By Patrick J. Buchanan We can thank Providence that the earthquake was not 150 miles closer to Tokyo, else Japanâ€™s dead might number in the millions.
Prime Minister Naoto Kan calls it the worst crisis since World War II. Yet, horrendous as it is, it does not, thus far, compare with that. For the earthquake dead are not 1 percent of those who perished in World War II.
Between 1942 and 1945, Japan was stripped naked of an empire that embraced Formosa, Korea, Manchuria, the entire China coast, all of French Indochina (Vietnam, Laos, Cambodia), Thailand, Burma, Malaysia, Singapore, the Dutch East Indies (Indonesia), the Philippines and the Western Pacific out to Guam and south to Guadalcanal.
She sustained 2 million military dead and 500,000 to a million civilian dead under U.S. carpet-bombing that reduced her great cities to smoldering rubble and Hiroshima and Nagasaki to atomic ash.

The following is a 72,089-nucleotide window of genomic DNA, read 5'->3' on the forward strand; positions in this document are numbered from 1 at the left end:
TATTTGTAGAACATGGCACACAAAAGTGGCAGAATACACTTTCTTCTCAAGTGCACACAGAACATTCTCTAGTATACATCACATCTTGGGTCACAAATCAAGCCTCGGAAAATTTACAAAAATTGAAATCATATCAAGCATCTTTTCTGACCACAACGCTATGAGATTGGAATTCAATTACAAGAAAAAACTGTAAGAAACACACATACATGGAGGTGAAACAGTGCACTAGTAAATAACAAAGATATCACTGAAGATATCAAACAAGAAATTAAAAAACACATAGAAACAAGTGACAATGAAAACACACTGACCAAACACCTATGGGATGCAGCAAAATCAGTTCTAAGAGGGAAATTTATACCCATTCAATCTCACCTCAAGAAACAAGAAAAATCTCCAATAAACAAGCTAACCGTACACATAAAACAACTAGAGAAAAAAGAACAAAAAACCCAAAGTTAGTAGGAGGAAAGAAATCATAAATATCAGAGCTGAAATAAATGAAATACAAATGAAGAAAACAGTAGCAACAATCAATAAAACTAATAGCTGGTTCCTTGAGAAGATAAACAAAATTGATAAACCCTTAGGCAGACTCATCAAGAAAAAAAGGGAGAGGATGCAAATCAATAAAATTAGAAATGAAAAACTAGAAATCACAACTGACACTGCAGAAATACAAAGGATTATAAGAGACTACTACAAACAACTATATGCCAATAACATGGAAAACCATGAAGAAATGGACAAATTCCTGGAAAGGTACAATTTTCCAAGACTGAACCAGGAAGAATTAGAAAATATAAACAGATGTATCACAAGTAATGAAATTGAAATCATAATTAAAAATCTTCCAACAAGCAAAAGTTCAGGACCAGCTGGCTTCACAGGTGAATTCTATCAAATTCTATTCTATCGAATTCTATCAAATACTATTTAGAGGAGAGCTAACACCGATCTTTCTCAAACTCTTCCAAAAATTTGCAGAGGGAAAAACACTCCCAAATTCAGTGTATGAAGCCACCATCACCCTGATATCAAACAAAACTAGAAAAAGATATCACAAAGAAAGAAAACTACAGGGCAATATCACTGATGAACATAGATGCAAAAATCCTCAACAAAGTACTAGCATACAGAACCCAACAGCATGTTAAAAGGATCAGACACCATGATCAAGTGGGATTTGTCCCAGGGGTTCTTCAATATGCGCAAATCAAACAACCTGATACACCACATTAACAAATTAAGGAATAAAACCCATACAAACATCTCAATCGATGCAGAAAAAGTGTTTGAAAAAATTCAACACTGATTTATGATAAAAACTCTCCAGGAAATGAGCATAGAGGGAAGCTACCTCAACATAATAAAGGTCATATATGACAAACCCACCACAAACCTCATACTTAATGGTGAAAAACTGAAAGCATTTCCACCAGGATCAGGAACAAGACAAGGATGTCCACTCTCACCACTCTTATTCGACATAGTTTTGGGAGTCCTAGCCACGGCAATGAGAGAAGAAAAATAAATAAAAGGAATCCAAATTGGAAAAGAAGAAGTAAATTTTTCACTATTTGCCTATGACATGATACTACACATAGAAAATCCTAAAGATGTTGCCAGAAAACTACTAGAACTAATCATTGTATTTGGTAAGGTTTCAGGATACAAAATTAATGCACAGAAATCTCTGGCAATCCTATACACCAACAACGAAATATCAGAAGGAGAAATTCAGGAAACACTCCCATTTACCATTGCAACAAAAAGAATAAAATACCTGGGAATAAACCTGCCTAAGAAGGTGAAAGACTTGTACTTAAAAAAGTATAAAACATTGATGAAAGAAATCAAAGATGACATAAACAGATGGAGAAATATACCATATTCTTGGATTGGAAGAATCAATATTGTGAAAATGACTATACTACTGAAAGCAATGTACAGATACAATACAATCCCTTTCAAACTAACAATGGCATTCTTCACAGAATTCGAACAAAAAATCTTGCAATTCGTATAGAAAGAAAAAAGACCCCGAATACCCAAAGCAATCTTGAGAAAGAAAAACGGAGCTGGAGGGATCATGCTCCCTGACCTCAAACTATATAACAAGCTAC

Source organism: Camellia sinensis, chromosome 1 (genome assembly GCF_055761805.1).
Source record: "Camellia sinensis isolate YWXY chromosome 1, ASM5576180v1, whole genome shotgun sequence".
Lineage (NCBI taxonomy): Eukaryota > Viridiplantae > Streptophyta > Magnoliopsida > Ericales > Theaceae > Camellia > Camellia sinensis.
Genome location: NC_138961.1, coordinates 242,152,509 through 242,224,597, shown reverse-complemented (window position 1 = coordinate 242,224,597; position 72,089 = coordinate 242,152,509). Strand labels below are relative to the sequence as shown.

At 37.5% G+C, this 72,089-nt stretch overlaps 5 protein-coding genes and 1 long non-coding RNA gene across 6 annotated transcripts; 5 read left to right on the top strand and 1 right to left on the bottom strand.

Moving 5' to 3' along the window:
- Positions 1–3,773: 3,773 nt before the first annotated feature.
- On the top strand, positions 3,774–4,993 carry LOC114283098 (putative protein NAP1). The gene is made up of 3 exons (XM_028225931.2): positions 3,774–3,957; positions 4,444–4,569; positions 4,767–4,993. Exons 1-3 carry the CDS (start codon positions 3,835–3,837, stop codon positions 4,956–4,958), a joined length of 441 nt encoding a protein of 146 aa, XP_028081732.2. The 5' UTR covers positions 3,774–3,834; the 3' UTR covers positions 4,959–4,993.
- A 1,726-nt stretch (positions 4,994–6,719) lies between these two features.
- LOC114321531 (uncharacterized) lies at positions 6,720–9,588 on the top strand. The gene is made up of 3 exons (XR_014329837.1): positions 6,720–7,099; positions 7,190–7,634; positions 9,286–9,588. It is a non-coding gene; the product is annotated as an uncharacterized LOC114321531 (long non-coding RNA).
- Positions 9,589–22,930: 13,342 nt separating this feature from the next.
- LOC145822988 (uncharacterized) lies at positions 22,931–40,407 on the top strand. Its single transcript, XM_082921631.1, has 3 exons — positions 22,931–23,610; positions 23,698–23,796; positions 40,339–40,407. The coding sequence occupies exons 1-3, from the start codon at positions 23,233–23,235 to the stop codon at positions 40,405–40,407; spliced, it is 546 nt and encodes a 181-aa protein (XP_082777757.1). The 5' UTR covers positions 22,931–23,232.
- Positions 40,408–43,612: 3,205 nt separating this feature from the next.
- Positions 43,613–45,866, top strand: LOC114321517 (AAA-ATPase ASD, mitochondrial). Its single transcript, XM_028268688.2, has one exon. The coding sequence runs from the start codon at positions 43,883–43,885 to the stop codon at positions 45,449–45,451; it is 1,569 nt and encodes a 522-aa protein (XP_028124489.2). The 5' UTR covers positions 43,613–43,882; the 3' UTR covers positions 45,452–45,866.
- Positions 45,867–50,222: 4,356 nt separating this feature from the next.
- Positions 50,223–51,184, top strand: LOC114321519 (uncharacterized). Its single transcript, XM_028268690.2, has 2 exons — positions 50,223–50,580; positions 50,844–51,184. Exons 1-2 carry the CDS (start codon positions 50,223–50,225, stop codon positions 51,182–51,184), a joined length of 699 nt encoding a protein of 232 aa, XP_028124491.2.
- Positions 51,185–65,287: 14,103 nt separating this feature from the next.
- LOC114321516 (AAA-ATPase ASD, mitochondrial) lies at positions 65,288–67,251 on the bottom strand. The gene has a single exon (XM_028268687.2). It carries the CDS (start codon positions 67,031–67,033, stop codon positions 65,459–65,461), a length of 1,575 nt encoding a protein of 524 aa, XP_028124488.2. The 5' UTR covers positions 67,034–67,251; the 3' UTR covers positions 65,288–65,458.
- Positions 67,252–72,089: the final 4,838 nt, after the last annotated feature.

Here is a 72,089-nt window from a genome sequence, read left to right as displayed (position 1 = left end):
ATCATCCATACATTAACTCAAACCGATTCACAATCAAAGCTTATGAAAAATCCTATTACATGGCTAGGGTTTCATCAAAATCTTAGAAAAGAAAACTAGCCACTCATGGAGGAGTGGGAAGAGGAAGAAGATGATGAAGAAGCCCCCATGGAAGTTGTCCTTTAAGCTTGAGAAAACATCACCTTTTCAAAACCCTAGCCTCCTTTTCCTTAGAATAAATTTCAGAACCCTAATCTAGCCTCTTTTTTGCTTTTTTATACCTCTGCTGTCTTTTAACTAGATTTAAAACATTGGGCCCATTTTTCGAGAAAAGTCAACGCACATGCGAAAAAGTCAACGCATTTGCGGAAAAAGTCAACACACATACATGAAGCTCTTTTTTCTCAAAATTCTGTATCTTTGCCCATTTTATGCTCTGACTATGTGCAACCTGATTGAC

Yet, 25 years after the most devastating defeat in modern history, Japan boasted the second largest and most dynamic economy on earth.
Under the proconsulship of Gen. MacArthur, Japan rose to her feet, renounced war and reached an annual growth rate of 10 percent by the 1960s, 5 percent in the 1970s, 4 percent in the 1980s. Smaller than Montana and with fewer resources, she created an economy half as large as the U.S. and in many ways technologically superior.
An extraordinary accomplishment of an extraordinary people.
At the end of the 1980s, Japan seemed poised to surpass America.
It did not happen. The last two decades were lost decades, with Japanâ€™s economy shrinking to a third of that of the United States. Last year, Japan was overtaken as the worldâ€™s second largest economy by China. Beijing now produces more automobiles and has a trade surplus with America that dwarfs that of Japan.
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